Trial Begins for Man Accused of DUI Vehicular Murder in Orange

Jury box

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SANTA ANA (CNS) - A 40-year-old twice-convicted drunk driver sped through an intersection in Orange drunk while on the way home from a strip club and slammed into a 19-year-old man, a prosecutor told jurors today as the defendant's attorney said her client should not be found guilty of murder.

Sitani Pinomi is charged with second-degree murder, driving under the influence of alcohol causing injury, DUI with a blood-alcohol of .08% or more causing injury, and driving under the influence of alcohol and drug while causing injury, all felonies, as well as a misdemeanor count of driving on a suspended license. He also faces sentencing enhancements for inflicting great bodily injury on the victim.

Pinomi is accused of killing Aden Alexander Uriostegui of Orange on May 19, 2021.

``The only reason Aden Alexander Uriostegui is dead, not passed, but killed and dead is because of the actions of one man and one man alone -- the defendant,'' Deputy District Attorney Brian Orue said in his opening statement of Pinomi's trial. Uriostegui was killed just after 10 p.m. at Tustin Street and Heim Avenue. The victim was walking home from his job down the street at a Starbucks when he was struck in the crosswalk, police said at the time.

The victim's work apron and a bag of food were found among the debris at the collision, Orue said. Pinomi admitted to officers that he was speeding in his 2002 Ford F250 pickup truck when he ``blasted through the victim, sending him 200 feet'' to the entrance of a Valero gas station at 2490 N. Tustin St., Orue said. Uriostegui was pronounced dead at the scene. The victim, who lived at 1800 E. Heim Ave., was seen on a bus surveillance video camera waiting at a stoplight to cross before the collision, Orue said.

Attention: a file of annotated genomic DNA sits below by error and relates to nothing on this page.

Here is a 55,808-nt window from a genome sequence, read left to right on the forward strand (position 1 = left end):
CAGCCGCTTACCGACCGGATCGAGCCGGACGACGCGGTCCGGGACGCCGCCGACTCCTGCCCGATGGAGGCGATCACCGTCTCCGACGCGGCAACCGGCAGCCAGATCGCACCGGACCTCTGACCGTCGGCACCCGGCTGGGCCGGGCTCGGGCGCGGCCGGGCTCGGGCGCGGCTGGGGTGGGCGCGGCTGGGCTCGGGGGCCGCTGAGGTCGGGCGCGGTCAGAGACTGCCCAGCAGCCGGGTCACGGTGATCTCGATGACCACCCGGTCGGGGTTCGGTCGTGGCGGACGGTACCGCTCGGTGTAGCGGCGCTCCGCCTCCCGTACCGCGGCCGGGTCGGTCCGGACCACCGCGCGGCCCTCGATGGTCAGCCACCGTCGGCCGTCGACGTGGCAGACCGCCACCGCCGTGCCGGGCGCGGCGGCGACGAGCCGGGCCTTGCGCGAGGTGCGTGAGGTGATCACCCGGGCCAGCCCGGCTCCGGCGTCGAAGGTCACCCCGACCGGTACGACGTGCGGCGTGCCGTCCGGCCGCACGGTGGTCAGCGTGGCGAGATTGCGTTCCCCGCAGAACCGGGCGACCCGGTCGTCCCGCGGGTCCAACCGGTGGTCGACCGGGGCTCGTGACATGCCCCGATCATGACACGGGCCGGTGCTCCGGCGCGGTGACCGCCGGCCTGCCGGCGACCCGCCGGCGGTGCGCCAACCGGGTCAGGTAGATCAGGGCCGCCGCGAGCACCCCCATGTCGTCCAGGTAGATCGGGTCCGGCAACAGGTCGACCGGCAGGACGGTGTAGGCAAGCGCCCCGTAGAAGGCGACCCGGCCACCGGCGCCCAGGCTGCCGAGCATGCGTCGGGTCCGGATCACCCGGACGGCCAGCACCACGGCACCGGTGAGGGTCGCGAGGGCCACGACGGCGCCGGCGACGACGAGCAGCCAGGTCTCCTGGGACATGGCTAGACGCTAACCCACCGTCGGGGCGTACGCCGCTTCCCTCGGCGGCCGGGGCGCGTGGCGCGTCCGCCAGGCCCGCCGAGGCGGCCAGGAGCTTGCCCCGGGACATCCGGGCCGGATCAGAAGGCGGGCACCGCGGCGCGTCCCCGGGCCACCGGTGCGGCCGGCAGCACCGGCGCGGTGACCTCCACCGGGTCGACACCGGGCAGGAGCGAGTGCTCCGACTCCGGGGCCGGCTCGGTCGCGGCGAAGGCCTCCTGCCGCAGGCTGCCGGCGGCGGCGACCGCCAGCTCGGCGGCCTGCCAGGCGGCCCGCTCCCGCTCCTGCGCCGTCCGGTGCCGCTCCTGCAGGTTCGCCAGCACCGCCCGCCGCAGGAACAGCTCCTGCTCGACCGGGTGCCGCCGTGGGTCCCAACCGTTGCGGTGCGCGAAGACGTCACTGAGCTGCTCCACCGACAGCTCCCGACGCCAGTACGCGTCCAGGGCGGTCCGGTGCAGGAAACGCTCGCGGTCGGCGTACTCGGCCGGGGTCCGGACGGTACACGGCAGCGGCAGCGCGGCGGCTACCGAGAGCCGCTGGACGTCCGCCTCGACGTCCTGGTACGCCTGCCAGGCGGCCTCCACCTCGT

Jurors will also see surveillance videos from two gas stations and from a residence down the street, Orue said. Multiple witnesses are also expected to testify, he added.

``Defendant admits to drinking and admits speeding,'' Orue said. Pinomi failed a field sobriety test and told officers he had five to seven mixed cocktails containing seven kinds of alcohol, Orue said.

``When he was asked on a scale of one to 10 with one being buzzed and ten being as drunk as he's ever been he says he's a nine,'' Orue said. ``He admits he was driving crazy.'' Pinomi also admitted to ``smoking some weed'' before the collision, Orue said. Pinomi said he was out celebrating his birthday, which was on May 4, at a strip club at 3020 E. Coronado St. and was attempting to drive home in Orange about six miles away, Orue said.

Three hours after the collision a blood test showed his blood-alcohol level at .103%. It also showed he had marijuana in his system, Orue said. Pinomi was convicted of two separate drunk driving violations in June 2007. He was arrested for DUI on Feb. 10, 2006, and May 27, 2007, and when he resolved both on the same day he was given what is known as a Watson Advisement, which warns drivers that if they kill someone while driving intoxicated they could face an upgraded charge of murder instead of manslaughter.

``There is no question mistakes were made by my client,'' defense attorney Madeline Berkley said. ``But just because there was a loss of life it doesn't mean it's a murder and that's what you're here to decide.''  Berkley added, ``This case is not as clear-cut and simple as the DA is making it ... Just because it's sad and awful and terrible that a young man passed away doesn't mean it's a murder.'' Berkley said her client's ``state of mind'' at the time of the collision ``is the key to this case.'' She added that: ``Finding my client guilty won't bring Mr. Uriostegui back.''

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